with parallel sessions in which people used an onscreen
keyboard and eye tracker to take dictation.
The eye tracker used in the experiment was manufactured by
EyeTech Digital Systems of Mesa, Ariz. The president of the
company, Robert Chappell, said he planned to bundle Dasher
with the gaze-tracking device.
"Not everybody is going to switch," he said. "Some people
may prefer to look at a big rectangle on a computer screen
and choose each letter." But he said he expected that
Dasher would appeal to many of his customers. "It's like
driving a car - you steer after the letters and you see
words form, so you can navigate your way to phrases and
Dr. Fraser Shein, an engineering professor at the
University of Toronto who is a creator of an onscreen
keyboard, said that Dasher had potential. "His approach may
be more advantageous than pointing to a keyboard with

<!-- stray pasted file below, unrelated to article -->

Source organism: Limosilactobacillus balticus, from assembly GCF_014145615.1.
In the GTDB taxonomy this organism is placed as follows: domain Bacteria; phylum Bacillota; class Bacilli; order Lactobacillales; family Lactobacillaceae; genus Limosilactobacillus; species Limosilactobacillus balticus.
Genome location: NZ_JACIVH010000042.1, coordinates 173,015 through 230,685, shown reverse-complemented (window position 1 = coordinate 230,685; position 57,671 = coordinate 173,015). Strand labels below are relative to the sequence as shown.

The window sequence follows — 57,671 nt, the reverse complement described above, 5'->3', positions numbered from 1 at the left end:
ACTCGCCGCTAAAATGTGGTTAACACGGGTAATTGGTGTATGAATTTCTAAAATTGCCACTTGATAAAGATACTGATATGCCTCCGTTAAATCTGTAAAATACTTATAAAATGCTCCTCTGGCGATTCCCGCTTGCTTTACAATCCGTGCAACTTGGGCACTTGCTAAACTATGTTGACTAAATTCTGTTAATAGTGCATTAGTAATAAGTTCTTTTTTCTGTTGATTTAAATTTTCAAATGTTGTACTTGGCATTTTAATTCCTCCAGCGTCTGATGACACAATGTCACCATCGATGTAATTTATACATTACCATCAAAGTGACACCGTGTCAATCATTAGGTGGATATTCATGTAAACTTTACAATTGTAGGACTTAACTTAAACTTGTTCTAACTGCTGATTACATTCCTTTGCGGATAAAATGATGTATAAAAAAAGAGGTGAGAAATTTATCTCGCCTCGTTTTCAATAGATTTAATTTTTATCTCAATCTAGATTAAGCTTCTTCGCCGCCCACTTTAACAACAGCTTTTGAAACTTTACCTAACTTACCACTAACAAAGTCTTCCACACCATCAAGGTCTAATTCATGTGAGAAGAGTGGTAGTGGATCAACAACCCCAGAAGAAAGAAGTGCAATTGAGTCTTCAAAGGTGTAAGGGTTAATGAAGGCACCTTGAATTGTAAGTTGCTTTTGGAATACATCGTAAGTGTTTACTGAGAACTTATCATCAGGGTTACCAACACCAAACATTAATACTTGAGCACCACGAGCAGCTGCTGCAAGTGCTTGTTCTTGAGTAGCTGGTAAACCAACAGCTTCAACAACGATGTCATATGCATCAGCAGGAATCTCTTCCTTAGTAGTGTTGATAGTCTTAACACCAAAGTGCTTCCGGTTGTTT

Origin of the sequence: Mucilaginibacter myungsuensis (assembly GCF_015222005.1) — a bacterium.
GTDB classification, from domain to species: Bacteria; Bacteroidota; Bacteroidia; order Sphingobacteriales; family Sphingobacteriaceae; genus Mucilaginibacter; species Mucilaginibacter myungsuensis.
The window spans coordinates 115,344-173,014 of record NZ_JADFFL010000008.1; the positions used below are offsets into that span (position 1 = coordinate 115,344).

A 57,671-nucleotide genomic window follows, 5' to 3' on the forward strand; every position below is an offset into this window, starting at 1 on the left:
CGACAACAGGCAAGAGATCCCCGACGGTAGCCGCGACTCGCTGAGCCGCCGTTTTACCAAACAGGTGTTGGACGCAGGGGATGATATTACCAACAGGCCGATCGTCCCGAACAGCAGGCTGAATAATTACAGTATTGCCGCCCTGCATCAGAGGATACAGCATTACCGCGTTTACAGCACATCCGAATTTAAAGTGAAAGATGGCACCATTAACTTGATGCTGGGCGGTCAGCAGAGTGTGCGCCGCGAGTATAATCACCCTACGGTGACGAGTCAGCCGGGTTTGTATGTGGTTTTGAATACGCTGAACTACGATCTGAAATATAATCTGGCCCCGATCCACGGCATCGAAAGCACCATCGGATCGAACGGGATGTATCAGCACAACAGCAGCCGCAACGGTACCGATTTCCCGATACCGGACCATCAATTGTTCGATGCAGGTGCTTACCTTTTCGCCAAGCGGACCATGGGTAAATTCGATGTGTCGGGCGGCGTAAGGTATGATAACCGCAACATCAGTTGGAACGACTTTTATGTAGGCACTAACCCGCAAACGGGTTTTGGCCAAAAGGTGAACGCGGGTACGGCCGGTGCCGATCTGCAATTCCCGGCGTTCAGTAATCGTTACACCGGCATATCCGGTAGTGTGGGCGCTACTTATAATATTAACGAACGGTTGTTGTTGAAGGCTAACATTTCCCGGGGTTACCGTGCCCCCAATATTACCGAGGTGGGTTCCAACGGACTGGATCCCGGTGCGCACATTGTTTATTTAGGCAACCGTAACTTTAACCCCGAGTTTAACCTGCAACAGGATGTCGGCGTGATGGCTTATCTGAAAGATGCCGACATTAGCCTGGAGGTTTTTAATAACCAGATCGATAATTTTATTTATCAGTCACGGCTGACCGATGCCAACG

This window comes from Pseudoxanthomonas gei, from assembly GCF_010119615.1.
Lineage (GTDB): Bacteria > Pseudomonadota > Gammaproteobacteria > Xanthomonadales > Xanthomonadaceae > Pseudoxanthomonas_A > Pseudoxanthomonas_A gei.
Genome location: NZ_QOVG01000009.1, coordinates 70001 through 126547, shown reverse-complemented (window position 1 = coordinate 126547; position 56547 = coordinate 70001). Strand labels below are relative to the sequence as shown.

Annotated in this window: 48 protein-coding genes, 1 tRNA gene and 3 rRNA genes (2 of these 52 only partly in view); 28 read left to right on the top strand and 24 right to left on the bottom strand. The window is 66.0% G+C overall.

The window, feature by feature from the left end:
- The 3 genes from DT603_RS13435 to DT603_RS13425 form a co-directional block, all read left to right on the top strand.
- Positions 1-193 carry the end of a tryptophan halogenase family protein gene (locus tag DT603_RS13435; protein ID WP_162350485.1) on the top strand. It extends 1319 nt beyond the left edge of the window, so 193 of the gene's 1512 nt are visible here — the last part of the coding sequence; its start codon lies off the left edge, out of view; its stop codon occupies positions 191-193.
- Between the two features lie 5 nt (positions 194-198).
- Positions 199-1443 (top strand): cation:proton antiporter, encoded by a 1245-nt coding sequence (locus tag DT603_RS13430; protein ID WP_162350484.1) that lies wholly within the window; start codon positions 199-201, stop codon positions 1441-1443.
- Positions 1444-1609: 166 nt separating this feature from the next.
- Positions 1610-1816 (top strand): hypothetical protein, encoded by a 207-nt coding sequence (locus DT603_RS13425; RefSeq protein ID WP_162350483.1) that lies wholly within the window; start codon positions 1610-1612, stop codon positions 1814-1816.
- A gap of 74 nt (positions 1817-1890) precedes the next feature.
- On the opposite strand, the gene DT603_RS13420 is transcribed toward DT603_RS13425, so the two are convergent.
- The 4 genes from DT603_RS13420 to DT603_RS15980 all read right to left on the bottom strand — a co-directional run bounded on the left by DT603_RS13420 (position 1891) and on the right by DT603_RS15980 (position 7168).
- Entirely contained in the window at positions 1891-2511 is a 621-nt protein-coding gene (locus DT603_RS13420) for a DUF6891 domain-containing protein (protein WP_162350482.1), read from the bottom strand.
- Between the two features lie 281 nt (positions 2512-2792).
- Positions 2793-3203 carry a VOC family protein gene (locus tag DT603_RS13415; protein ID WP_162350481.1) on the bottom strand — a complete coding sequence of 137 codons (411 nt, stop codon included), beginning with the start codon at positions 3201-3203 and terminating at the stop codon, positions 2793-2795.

fixed-size keys that must be pushed usually by activating a
physical switch or pausing over a key," he said.
But Dasher may not be appropriate for users who need a full
range of writing and editing functions, he said. He also
had reservations about the display, which he thought might
tax users. "It requires the eye to view many alternatives
which are constantly changing," he said.
Dr. Hansen said he wondered how well the elderly would
adapt to Dasher and that he planned to devise experiments
to test that concern. "The floating characters in Dasher
are a new approach that you have to get used to," he said.
"We think it is a natural for youngsters, but we'll need
information to clarify the issue of whether the elderly
will be comfortable."
Dr. MacKay has some advice for people learning to use
Dasher, regardless of their age. "Start by driving slowly,"
he said, that is, pointing your gaze or mouse in the
direction you want to go and then heading there at a
moderate pace. "Start as you would if you were driving a
lawn mower," he said. "After about 10 minutes, you can
switch to a Ferrari."